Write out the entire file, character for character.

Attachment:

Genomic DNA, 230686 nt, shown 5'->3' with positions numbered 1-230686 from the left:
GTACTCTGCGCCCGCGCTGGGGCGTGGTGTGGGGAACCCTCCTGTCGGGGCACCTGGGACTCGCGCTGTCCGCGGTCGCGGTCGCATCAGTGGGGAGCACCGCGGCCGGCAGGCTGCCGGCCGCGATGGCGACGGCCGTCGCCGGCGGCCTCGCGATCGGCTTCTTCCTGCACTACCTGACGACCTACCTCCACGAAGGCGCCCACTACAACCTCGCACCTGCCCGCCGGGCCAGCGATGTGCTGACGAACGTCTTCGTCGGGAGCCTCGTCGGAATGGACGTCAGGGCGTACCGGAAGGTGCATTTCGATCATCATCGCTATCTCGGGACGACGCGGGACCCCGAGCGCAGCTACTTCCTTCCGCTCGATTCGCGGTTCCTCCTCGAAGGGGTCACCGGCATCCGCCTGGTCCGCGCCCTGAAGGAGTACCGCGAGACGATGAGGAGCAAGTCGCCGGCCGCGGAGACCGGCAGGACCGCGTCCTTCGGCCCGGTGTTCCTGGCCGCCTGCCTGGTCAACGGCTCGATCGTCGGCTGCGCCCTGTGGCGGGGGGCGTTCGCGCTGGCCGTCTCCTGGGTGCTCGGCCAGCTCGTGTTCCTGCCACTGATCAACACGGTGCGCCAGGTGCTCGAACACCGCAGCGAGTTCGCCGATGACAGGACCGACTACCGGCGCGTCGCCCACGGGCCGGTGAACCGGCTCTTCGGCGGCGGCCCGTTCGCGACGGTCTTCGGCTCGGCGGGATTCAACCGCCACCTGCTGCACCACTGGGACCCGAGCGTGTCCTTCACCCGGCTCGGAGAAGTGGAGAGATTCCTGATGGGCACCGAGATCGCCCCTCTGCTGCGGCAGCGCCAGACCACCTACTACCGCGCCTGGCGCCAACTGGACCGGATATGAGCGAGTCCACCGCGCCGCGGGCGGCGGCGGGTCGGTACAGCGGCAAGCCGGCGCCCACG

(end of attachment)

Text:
Genomic DNA, 230686 nt, shown 5'->3' with positions numbered 1-230686 from the left:
GTACTCTGCGCCCGCGCTGGGGCGTGGTGTGGGGAACCCTCCTGTCGGGGCACCTGGGACTCGCGCTGTCCGCGGTCGCGGTCGCATCAGTGGGGAGCACCGCGGCCGGCAGGCTGCCGGCCGCGATGGCGACGGCCGTCGCCGGCGGCCTCGCGATCGGCTTCTTCCTGCACTACCTGACGACCTACCTCCACGAAGGCGCCCACTACAACCTCGCACCTGCCCGCCGGGCCAGCGATGTGCTGACGAACGTCTTCGTCGGGAGCCTCGTCGGAATGGACGTCAGGGCGTACCGGAAGGTGCATTTCGATCATCATCGCTATCTCGGGACGACGCGGGACCCCGAGCGCAGCTACTTCCTTCCGCTCGATTCGCGGTTCCTCCTCGAAGGGGTCACCGGCATCCGCCTGGTCCGCGCCCTGAAGGAGTACCGCGAGACGATGAGGAGCAAGTCGCCGGCCGCGGAGACCGGCAGGACCGCGTCCTTCGGCCCGGTGTTCCTGGCCGCCTGCCTGGTCAACGGCTCGATCGTCGGCTGCGCCCTGTGGCGGGGGGCGTTCGCGCTGGCCGTCTCCTGGGTGCTCGGCCAGCTCGTGTTCCTGCCACTGATCAACACGGTGCGCCAGGTGCTCGAACACCGCAGCGAGTTCGCCGATGACAGGACCGACTACCGGCGCGTCGCCCACGGGCCGGTGAACCGGCTCTTCGGCGGCGGCCCGTTCGCGACGGTCTTCGGCTCGGCGGGATTCAACCGCCACCTGCTGCACCACTGGGACCCGAGCGTGTCCTTCACCCGGCTCGGAGAAGTGGAGAGATTCCTGATGGGCACCGAGATCGCCCCTCTGCTGCGGCAGCGCCAGACCACCTACTACCGCGCCTGGCGCCAACTGGACCGGATATGAGCGAGTCCACCGCGCCGCGGGCGGCGGCGGGTCGGTACAGCGGCAAGCCGGCGCCCACG